Collecting specimens was only the beginning of the process; now the lab-based work has started. Two teams in particular, Marine Invertebrates and Malacology had a very productive trip to the island.
Five pallets loaded with collecting gear and drums of specimens have arrived back at the AM and now the hard work begins, sorting and identifying the preserved animals that were collected. Our teams were specifically targeting marine invertebrates to build on the AM’s research collection. While there have been a number of collecting trips to Lord Howe undertaken since our opening in 1827, the aim of this trip was to obtain specimens that are useful for molecular study. Most of the earlier collectors preserved specimens in formalin, and while this is the best preservative for later study of anatomical features for most invertebrates, this substance breaks up the animal’s DNA, which is an additional powerful tool to help determine whether it is a new or previously known species and how closely it is related to other species.
While some species can be identified quickly, others, particularly the smaller ones, may require many hours of careful microscope work or DNA sequencing, analyses of past published literature, and often the involvement of particular specialists to complete the identifications. We have been asked already what our major findings are, but at this stage, until the work is done, we won’t really know! What is known for sure is that every time marine collections are made, new species are discovered.
One particular focus of this trip was to collect tiny micromolluscs that are found in marine sediment and are sometimes not much bigger than a grain of sand. They simply can’t be seen with the naked eye. The sediment samples needed to be sorted with the aid of a microscope to find and photograph these molluscs.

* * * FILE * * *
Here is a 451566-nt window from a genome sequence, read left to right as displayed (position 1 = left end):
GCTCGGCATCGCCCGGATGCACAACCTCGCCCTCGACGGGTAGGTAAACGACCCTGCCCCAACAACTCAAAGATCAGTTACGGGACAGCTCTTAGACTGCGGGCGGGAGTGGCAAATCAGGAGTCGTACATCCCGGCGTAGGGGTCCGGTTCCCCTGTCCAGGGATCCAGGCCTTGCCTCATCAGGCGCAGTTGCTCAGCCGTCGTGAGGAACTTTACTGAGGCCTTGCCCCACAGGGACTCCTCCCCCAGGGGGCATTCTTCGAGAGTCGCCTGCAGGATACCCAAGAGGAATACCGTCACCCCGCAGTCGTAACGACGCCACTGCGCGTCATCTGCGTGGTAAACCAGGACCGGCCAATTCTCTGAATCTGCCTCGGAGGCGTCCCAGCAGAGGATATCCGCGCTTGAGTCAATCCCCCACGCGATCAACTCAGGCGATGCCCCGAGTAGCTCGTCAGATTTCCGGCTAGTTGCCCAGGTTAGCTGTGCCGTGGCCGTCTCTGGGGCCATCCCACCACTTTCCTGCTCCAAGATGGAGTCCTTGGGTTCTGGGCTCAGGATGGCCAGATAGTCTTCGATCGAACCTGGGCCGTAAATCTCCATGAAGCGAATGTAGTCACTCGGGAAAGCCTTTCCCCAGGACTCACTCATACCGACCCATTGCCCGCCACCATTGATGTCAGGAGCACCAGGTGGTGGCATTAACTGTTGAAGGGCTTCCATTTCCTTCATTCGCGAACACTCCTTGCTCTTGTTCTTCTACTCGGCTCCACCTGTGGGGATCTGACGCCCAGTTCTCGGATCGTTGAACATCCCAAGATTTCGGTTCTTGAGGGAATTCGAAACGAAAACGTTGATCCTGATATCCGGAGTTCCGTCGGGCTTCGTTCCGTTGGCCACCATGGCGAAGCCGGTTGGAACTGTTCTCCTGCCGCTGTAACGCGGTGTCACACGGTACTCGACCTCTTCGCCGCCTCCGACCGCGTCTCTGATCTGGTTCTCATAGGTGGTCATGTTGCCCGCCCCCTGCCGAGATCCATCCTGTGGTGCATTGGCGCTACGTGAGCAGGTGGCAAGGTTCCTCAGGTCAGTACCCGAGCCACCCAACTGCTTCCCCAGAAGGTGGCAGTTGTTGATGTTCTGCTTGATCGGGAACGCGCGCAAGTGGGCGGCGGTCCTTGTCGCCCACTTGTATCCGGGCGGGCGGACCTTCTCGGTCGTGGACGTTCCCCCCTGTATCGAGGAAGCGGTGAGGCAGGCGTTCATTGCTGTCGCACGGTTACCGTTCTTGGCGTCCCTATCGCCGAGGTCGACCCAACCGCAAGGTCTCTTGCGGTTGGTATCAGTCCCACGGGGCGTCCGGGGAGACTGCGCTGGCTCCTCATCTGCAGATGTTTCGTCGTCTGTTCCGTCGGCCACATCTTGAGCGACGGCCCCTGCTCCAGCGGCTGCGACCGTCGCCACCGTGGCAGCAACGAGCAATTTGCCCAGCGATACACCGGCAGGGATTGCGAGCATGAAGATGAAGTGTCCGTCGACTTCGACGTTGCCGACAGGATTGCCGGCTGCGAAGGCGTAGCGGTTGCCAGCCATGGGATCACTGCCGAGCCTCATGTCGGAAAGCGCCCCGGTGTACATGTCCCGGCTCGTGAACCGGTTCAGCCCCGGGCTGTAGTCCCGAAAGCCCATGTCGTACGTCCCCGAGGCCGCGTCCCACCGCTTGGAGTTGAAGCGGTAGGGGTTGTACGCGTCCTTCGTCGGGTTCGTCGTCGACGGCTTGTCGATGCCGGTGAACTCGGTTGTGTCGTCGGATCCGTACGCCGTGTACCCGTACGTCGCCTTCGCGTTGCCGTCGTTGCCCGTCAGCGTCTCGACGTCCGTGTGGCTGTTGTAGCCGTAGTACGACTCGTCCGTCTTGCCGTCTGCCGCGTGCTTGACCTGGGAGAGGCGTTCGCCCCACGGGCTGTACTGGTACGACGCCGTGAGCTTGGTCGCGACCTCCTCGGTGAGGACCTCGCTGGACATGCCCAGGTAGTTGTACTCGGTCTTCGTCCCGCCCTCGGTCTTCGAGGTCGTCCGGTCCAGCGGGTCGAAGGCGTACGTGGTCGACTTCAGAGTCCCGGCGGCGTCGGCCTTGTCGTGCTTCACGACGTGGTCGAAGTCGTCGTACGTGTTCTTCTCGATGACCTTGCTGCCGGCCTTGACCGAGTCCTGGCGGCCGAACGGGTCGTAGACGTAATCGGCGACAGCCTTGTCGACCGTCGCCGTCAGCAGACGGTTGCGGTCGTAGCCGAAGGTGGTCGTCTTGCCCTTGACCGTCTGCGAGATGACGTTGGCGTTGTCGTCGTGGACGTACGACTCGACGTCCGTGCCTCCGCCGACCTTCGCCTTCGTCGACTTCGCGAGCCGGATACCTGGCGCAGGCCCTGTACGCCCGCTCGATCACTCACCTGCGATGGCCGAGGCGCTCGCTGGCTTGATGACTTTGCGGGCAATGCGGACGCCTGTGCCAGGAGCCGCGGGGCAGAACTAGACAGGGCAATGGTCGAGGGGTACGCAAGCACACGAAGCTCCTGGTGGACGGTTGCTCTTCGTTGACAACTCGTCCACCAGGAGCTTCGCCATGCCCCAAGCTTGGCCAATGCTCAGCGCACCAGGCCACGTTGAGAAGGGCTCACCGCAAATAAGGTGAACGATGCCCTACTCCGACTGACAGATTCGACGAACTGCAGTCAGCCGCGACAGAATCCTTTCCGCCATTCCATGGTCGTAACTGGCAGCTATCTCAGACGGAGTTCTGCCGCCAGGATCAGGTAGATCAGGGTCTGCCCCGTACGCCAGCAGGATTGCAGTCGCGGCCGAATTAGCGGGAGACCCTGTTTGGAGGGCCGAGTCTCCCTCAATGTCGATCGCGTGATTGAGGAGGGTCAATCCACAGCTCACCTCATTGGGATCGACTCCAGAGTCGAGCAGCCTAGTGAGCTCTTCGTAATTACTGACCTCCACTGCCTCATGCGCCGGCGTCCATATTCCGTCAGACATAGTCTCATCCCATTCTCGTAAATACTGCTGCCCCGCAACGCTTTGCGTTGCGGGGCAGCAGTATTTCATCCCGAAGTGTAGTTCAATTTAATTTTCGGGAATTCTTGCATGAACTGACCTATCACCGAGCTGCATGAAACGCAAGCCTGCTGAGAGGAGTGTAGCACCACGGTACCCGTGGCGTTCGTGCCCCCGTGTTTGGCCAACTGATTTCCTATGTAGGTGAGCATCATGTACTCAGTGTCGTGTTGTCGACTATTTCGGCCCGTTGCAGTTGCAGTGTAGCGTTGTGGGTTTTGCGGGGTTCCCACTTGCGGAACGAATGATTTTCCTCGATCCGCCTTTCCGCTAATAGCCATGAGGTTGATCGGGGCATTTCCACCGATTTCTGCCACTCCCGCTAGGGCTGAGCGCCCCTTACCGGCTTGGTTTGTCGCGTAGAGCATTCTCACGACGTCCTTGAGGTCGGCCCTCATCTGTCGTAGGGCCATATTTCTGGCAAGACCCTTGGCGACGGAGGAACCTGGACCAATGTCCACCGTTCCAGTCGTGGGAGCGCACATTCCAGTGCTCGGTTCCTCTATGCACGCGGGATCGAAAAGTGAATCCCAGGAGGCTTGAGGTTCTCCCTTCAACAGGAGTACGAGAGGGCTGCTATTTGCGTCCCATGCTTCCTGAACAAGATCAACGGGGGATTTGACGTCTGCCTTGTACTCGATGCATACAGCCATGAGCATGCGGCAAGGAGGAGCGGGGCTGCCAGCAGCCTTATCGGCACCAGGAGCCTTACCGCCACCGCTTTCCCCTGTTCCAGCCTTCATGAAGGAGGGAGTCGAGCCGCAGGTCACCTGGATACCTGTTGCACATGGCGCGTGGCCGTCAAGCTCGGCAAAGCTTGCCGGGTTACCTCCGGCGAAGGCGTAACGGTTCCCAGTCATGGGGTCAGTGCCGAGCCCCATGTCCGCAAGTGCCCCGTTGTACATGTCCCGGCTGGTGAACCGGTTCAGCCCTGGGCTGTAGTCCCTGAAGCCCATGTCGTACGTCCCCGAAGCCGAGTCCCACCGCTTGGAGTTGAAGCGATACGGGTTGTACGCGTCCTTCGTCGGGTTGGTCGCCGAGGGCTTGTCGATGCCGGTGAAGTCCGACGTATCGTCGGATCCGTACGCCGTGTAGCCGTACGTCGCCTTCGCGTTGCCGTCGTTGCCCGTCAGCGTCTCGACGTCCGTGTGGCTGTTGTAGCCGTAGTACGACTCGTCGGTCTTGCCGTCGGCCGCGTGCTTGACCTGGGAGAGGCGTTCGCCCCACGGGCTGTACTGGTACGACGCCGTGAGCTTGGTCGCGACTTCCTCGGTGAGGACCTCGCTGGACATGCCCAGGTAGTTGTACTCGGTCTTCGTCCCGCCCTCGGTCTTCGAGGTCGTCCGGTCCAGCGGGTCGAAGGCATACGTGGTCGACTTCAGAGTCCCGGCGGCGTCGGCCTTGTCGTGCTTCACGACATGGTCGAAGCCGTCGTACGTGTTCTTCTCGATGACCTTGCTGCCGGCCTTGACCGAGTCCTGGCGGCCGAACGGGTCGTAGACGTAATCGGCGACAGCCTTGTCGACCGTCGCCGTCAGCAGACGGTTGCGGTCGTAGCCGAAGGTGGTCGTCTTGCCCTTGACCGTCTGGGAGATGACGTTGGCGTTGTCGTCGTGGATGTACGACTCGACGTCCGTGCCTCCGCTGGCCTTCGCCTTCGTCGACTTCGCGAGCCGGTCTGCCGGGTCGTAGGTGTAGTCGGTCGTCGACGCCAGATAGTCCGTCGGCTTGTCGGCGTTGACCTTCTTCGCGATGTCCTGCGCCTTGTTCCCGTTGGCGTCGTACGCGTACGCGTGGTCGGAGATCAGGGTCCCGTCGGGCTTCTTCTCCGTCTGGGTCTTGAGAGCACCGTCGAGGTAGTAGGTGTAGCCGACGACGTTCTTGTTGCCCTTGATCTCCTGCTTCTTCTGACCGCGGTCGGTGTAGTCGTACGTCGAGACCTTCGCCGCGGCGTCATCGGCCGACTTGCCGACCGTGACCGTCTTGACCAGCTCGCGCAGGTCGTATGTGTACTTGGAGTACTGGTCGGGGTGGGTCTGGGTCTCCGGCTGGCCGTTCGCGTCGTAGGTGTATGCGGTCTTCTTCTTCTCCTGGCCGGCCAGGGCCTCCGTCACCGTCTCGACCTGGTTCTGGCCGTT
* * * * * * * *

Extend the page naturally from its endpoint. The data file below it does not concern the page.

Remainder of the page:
There are always new things to discover. One of the island’s residents, Molly Ball (pictured) showed us a very special shell of an air-breathing mollusc called Melampus castaneus. Molly found this snail and with her vast shell knowledge realised it was not something she had seen before. She was right. Ian Hutton sent a picture to the Australian Museum for identification just prior to our trip. Snail ‘guru’, Ian Loch at the museum (and a regular island visitor) provided the identification. While this species is found elsewhere in the Pacific (and sometimes called the Coffee Bean Snail), it had never been recorded before from Lord Howe Island, so Molly has made this important contribution to science through her discovery.
Our goal following from this trip is to prepare a checklist of marine invertebrates from Lord Howe. This record will provide an important snapshot of what we know about the island fauna at this time in our history. Change, particularly climate change, is clearly already affecting the distributions of marine animals, but before we can understand what is really going on in marine environments, we need to have a good idea of what exists in particular locations in the first place. We hope our work will add to this understanding. Watch this space for further updates!
By Dr Mandy Reid, Collection Manager, Malacology, AMRI